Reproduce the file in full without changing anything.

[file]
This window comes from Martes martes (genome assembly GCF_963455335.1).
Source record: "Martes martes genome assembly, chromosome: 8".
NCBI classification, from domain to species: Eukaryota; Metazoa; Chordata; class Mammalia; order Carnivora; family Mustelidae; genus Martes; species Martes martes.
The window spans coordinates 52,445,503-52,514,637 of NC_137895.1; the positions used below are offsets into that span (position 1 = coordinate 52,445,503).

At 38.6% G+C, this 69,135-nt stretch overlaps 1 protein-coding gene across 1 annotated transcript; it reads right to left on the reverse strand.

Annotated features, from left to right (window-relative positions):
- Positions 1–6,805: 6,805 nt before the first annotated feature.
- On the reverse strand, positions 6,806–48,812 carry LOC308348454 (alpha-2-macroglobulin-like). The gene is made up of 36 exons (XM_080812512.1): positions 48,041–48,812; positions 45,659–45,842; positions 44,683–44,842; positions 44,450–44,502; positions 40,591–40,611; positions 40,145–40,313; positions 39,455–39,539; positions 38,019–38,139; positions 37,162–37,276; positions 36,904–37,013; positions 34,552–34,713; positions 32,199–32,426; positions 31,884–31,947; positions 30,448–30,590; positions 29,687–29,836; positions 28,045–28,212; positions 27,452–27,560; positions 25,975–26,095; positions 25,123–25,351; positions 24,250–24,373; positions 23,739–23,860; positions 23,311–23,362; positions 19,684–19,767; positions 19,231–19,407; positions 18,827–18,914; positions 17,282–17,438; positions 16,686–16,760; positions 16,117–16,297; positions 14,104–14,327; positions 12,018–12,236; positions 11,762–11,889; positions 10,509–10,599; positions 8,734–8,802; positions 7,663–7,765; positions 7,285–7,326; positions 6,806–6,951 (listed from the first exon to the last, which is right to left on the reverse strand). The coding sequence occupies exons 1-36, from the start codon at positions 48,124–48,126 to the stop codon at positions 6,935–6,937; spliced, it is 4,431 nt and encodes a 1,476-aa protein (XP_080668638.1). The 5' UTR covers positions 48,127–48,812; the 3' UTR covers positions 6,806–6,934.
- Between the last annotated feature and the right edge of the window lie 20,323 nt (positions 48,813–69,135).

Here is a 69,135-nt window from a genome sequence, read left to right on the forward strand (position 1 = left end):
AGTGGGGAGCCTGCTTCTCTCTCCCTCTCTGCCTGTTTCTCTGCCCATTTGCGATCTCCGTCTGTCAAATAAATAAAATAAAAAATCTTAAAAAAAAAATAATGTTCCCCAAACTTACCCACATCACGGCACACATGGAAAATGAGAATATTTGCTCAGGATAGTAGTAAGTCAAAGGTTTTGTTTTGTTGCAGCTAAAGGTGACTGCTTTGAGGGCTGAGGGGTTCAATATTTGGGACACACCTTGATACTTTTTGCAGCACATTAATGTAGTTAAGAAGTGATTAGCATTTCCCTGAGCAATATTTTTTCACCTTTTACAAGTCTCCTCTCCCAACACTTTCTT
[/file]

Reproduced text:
This window comes from Martes martes (genome assembly GCF_963455335.1).
Source record: "Martes martes genome assembly, chromosome: 8".
NCBI classification, from domain to species: Eukaryota; Metazoa; Chordata; class Mammalia; order Carnivora; family Mustelidae; genus Martes; species Martes martes.
The window spans coordinates 52,445,503-52,514,637 of NC_137895.1; the positions used below are offsets into that span (position 1 = coordinate 52,445,503).

At 38.6% G+C, this 69,135-nt stretch overlaps 1 protein-coding gene across 1 annotated transcript; it reads right to left on the reverse strand.

Annotated features, from left to right (window-relative positions):
- Positions 1–6,805: 6,805 nt before the first annotated feature.
- On the reverse strand, positions 6,806–48,812 carry LOC308348454 (alpha-2-macroglobulin-like). The gene is made up of 36 exons (XM_080812512.1): positions 48,041–48,812; positions 45,659–45,842; positions 44,683–44,842; positions 44,450–44,502; positions 40,591–40,611; positions 40,145–40,313; positions 39,455–39,539; positions 38,019–38,139; positions 37,162–37,276; positions 36,904–37,013; positions 34,552–34,713; positions 32,199–32,426; positions 31,884–31,947; positions 30,448–30,590; positions 29,687–29,836; positions 28,045–28,212; positions 27,452–27,560; positions 25,975–26,095; positions 25,123–25,351; positions 24,250–24,373; positions 23,739–23,860; positions 23,311–23,362; positions 19,684–19,767; positions 19,231–19,407; positions 18,827–18,914; positions 17,282–17,438; positions 16,686–16,760; positions 16,117–16,297; positions 14,104–14,327; positions 12,018–12,236; positions 11,762–11,889; positions 10,509–10,599; positions 8,734–8,802; positions 7,663–7,765; positions 7,285–7,326; positions 6,806–6,951 (listed from the first exon to the last, which is right to left on the reverse strand). The coding sequence occupies exons 1-36, from the start codon at positions 48,124–48,126 to the stop codon at positions 6,935–6,937; spliced, it is 4,431 nt and encodes a 1,476-aa protein (XP_080668638.1). The 5' UTR covers positions 48,127–48,812; the 3' UTR covers positions 6,806–6,934.
- Between the last annotated feature and the right edge of the window lie 20,323 nt (positions 48,813–69,135).

Here is a 69,135-nt window from a genome sequence, read left to right on the forward strand (position 1 = left end):
AGTGGGGAGCCTGCTTCTCTCTCCCTCTCTGCCTGTTTCTCTGCCCATTTGCGATCTCCGTCTGTCAAATAAATAAAATAAAAAATCTTAAAAAAAAAATAATGTTCCCCAAACTTACCCACATCACGGCACACATGGAAAATGAGAATATTTGCTCAGGATAGTAGTAAGTCAAAGGTTTTGTTTTGTTGCAGCTAAAGGTGACTGCTTTGAGGGCTGAGGGGTTCAATATTTGGGACACACCTTGATACTTTTTGCAGCACATTAATGTAGTTAAGAAGTGATTAGCATTTCCCTGAGCAATATTTTTTCACCTTTTACAAGTCTCCTCTCCCAACACTTTCTT